If You Make This Popular Holiday Dish, Sanitize Your Kitchen, CDC Warns
The agency is sounding the alarm about a potentially dangerous Christmas classic.
The holidays are here, and for many families that means preparing special meals in celebration. However, when it comes to Christmas cooking, health authorities say that some recipes are safer than others. In particular, the Centers for Disease Control and Prevention (CDC) has issued a warning about one popular meal which they say can turn your kitchen into a serious health hazard by way of bacterial contamination.
If you do choose to make this meal from scratch, the health authority says you'll need to sanitize your kitchen afterward—or else risk serious food-borne illness. Read on to find out which popular holiday dish the CDC says should be made with the utmost caution, and how you can easily sidestep the problem by switching out one step in the prep process!
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If you cook chitlins, be sure to sanitize your kitchen, says the CDC.
Chitterlings, more commonly known as "chitlins," are a traditional Southern food that are also popular in the Caribbean, Latin America, Asia, and parts of Europe. Though many families eat them all year round, the dish is most often served during winter holidays.
Chitlins are typically made of boiled pig intestines, which are then battered, fried, and served with hot sauce or other condiments. Because the key ingredients come contaminated with bacteria from the animal's digestive tract, experts say it's imperative to exercise caution while cooking them. According to the CDC, this means sanitizing your kitchen afterward, in addition to taking other safety precautions in the prepping and cooking process.
The Food Safety and Inspection Service of the United States Department of Agriculture (USDA) issued a similar warning regarding the popular dish. "Chitlins must be handled and prepared with caution lest they cause foodborne illness," these experts write. "Preparation is a labor-intensive process that lends itself to the cross-contamination of kitchen countertops, cutting boards, and utensils. Chitterlings can be contaminated with the bacteria Yersinia enterocolitica, which can cause a diarrheal illness called 'yersiniosis.' Other food-borne pathogens—such as Salmonella and E. coli—can also be present, so it is important to follow safe food handling practices to prevent infection."
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Here's how to prepare chitlins safely.
According to both health authorities, it's important to take safety precautions during prep, cook, and cleanup while making chitlins. If you use raw chitlins, be sure to freeze them if they will be in your home for longer than two days before cooking. Thaw them carefully in a covered bowl and boil them for a minimum of five minutes before cleaning them. "This will reduce germs that may get on your hands, counter, and utensils while you are cleaning the chitlins," the CDC explains.
However, even if you take care not to spread germs while cooking chitlins, you should assume they have contaminated your cooking tools, utensils, and kitchen surfaces. Using a solution that consists of one quarter cup household chlorine bleach and one gallon of water, thoroughly clean and sanitize "anything that may have been touched by your hands, raw chitlins, or their juice," the CDC urges. This will likely include your cutting boards, pots, pans, lids, knives, stovetop, cabinet or drawer handles, refrigerator, and the sink itself.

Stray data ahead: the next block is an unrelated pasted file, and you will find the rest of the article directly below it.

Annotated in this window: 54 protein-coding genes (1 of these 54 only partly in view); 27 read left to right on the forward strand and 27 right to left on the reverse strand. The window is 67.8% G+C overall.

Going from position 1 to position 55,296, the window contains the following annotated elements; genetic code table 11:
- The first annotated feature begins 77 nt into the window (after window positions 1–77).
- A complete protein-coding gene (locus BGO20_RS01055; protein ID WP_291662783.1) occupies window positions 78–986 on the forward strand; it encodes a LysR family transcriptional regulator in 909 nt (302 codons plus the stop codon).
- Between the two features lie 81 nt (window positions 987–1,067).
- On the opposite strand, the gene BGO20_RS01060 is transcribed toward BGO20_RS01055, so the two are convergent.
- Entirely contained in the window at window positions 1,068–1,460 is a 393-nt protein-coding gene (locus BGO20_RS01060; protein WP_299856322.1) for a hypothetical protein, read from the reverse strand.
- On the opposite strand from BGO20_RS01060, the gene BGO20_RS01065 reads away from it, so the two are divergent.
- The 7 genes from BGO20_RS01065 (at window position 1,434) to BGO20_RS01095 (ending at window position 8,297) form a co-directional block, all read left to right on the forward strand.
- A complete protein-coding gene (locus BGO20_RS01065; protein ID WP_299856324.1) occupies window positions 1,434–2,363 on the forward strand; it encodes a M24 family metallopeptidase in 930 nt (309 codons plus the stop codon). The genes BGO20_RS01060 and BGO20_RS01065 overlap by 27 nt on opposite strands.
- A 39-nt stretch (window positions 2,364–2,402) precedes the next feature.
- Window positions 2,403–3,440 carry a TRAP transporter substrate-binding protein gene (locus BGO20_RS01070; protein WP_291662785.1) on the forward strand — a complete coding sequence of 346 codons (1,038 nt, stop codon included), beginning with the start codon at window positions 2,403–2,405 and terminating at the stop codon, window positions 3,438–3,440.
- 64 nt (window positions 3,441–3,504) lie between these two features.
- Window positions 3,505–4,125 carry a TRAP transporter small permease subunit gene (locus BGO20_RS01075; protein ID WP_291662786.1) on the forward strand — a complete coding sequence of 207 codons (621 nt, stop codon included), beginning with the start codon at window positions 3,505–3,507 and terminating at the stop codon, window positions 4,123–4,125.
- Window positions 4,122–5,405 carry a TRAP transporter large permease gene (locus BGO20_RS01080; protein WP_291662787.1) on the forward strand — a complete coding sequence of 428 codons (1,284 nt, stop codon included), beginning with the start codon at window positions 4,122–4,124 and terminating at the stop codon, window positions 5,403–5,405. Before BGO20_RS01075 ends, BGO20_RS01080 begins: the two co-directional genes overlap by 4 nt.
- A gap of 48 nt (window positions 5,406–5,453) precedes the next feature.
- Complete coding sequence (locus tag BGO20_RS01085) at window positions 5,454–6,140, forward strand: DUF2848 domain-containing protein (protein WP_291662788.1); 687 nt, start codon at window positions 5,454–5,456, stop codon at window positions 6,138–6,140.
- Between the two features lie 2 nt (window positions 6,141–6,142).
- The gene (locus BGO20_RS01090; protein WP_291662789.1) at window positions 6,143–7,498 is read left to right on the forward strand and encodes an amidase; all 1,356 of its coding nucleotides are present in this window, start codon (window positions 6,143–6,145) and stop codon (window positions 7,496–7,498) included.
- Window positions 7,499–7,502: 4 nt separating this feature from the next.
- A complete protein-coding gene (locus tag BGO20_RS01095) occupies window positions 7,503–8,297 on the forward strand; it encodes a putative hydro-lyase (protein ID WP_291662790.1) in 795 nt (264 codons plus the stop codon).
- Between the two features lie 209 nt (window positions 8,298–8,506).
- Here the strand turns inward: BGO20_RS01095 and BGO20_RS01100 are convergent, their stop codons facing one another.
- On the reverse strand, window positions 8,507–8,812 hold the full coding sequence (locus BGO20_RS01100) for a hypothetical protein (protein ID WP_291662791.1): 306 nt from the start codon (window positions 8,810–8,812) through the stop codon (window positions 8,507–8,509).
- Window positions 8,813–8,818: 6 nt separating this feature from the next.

If that all sounds like far too much work, there's a much simpler solution that may streamline your holiday cooking: Purchase pre-cooked chitlins, the CDC recommends.
Children are at the greatest risk of serious infection.
The CDC notes that while anyone can become sick as a result of bacterial contamination from raw or undercooked chitlins, children are at the highest risk of serious infection. For this reason, the agency says you should "always keep children out of the kitchen when preparing chitlins."
Additionally, you should make a point of washing your hands thoroughly during and after preparation of the meal. "Young children are more likely to get sick with yersiniosis if people preparing chitlins don't wash their hands carefully before touching children or items that children touch or put in their mouths, such as toys, pacifiers, bottles, and food," the CDC notes.
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Look out for these symptoms of food-borne illness after eating chitlins.
The CDC advises that before you begin your holiday cooking, you take a moment to learn the symptoms of yersiniosis, in case you or someone in your family becomes ill. Common symptoms, especially in young children, include fever, abdominal pain, and diarrhea that may contain blood. Symptoms most typically arise within four to seven days after contamination, and can last for up to three weeks.
You should also stay vigilant against symptoms of E. coli poisoning, another gastrointestinal illness that can spread via chitlins. Those sick from E. coli may experience stomach cramps, diarrhea (with or without blood), vomiting, and a low fever commonly within five to seven days after exposure. Meanwhile, those with Salmonella poisoning often experience similar symptoms, sometimes with the addition of chills.
Call your doctor or health provider if you suspect you have any other food-borne illness resulting from your holiday cooking.
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